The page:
When I first arrived in Poipet, I couldn’t believe how hectic life was! There were people everywhere, both young and old pulling carts to take their produce to the markets or to the border for trade. I will never forget the smells; a mixture of livestock, open sewers, various types of waste and the heat making it worse!
When we passed through border control, we were met by employees from CHO. They took us to our hotel and after lunch we were out in rural Cambodia checking out some of the projects CHO run. The project which sticks out in my mind the most was the ‘School-on-a-Mat’, it consisted of one rug on the floor by the side of the road, with 30 young children being taught by a volunteer teacher.
It was evident this project was so vital to giving these children a chance of success and hope. It got me thinking about how lucky we are back here in the UK.
The following day we visited CHO’s village, called ‘Safe Haven’. Here they have a school building and accommodation for young children who have been or who are at risk of being trafficked. The school has a woodwork shop and livestock farm in order to teach the children a trade. I was blown away at how skilled these children were, some as young as 9yrs were producing beautiful woodwork sculptures to take and sell at the local market. All the money which they make from their woodwork goes into a savings account for when they leave Safe Haven, this is so they have money to live and start up their own business…Not only genius, but life-changing!!!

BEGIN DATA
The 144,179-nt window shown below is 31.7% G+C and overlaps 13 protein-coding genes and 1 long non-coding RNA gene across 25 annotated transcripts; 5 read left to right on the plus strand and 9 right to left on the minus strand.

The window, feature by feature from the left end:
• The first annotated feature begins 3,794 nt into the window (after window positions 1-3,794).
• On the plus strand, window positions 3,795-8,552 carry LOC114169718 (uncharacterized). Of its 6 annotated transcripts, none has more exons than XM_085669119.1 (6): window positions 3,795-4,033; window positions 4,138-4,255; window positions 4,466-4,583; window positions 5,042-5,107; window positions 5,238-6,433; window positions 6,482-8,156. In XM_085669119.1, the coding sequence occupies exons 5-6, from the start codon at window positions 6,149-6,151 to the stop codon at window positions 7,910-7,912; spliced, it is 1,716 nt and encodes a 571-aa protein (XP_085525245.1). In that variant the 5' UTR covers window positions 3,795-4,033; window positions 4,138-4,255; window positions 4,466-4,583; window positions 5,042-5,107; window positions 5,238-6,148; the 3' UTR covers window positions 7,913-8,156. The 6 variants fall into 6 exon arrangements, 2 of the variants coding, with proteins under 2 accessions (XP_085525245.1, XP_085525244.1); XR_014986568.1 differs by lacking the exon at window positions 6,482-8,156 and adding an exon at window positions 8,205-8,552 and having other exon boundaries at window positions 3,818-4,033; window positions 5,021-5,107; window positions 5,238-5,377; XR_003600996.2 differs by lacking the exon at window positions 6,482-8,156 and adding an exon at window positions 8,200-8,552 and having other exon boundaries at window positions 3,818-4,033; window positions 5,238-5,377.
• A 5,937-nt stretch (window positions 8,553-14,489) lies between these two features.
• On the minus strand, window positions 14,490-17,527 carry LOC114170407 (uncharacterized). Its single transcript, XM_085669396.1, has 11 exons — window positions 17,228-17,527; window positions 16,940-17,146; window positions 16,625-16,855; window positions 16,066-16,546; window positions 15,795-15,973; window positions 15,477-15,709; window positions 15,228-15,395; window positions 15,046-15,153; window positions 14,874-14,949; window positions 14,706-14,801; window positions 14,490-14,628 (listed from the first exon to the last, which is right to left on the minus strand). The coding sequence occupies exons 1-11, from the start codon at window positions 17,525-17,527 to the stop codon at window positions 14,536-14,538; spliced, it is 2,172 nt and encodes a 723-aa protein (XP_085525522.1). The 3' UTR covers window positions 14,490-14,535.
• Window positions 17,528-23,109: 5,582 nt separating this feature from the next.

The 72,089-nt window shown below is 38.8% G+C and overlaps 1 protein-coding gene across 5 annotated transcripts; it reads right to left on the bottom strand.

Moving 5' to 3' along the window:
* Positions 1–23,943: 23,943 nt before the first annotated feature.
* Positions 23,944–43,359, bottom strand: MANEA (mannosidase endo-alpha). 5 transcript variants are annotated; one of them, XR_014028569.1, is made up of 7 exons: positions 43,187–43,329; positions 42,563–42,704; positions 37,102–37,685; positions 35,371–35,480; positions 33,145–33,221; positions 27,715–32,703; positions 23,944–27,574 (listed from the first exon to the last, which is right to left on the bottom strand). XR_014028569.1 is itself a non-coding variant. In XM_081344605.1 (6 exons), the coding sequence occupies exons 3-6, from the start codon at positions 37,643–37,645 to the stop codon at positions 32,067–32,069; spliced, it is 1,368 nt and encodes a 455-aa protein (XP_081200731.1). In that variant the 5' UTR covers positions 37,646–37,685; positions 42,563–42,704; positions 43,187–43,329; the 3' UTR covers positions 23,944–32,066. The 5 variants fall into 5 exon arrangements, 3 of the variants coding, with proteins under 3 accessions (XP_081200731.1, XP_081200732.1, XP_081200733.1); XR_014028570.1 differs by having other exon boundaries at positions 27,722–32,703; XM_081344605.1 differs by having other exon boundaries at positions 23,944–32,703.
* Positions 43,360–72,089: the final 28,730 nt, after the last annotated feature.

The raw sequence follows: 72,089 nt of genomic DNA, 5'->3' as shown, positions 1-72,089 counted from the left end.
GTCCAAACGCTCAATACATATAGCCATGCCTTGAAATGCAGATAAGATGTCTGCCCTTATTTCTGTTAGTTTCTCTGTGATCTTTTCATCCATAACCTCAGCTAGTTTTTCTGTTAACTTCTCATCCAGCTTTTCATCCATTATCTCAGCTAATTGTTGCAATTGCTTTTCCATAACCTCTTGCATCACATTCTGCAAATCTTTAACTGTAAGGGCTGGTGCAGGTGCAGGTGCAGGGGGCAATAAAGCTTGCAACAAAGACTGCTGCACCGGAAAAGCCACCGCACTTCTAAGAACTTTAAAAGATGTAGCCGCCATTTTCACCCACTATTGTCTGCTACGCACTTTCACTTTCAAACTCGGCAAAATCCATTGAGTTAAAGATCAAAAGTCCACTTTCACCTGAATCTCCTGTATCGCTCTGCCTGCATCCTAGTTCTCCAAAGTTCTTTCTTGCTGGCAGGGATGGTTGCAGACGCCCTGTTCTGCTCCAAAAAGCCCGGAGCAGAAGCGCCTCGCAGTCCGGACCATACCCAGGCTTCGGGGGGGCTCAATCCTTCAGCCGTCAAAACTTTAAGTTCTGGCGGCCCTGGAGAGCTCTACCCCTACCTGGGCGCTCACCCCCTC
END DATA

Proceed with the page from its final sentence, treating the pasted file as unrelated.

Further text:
We weren’t in Cambodia very long, which is gutting. On my way through border control I saw a young boy begging, he couldn’t have been a day past 4yrs. He was small, skinny and had no emotion on his face. The young boy was sat on the floor with a cup, waiting for people to give him money. To my right there was a man watching his every move, it was suggested that this child was owned by this man and being used to beg, exploited. Instead of giving him money, I gave him a bottle of water; he was too weak to open it by himself and I found myself nearly in tears because all he needed was someone to really take care of him and help him escape the world he’s in. This is why organisations like CHO are so important.
Sometimes, we experience things that change us and since coming back from Cambodia, it feels like God has put a massive calling on my heart to be a voice for these young people and do everything in my power to see projects like CHO run and grow, giving these young people a hope and a future.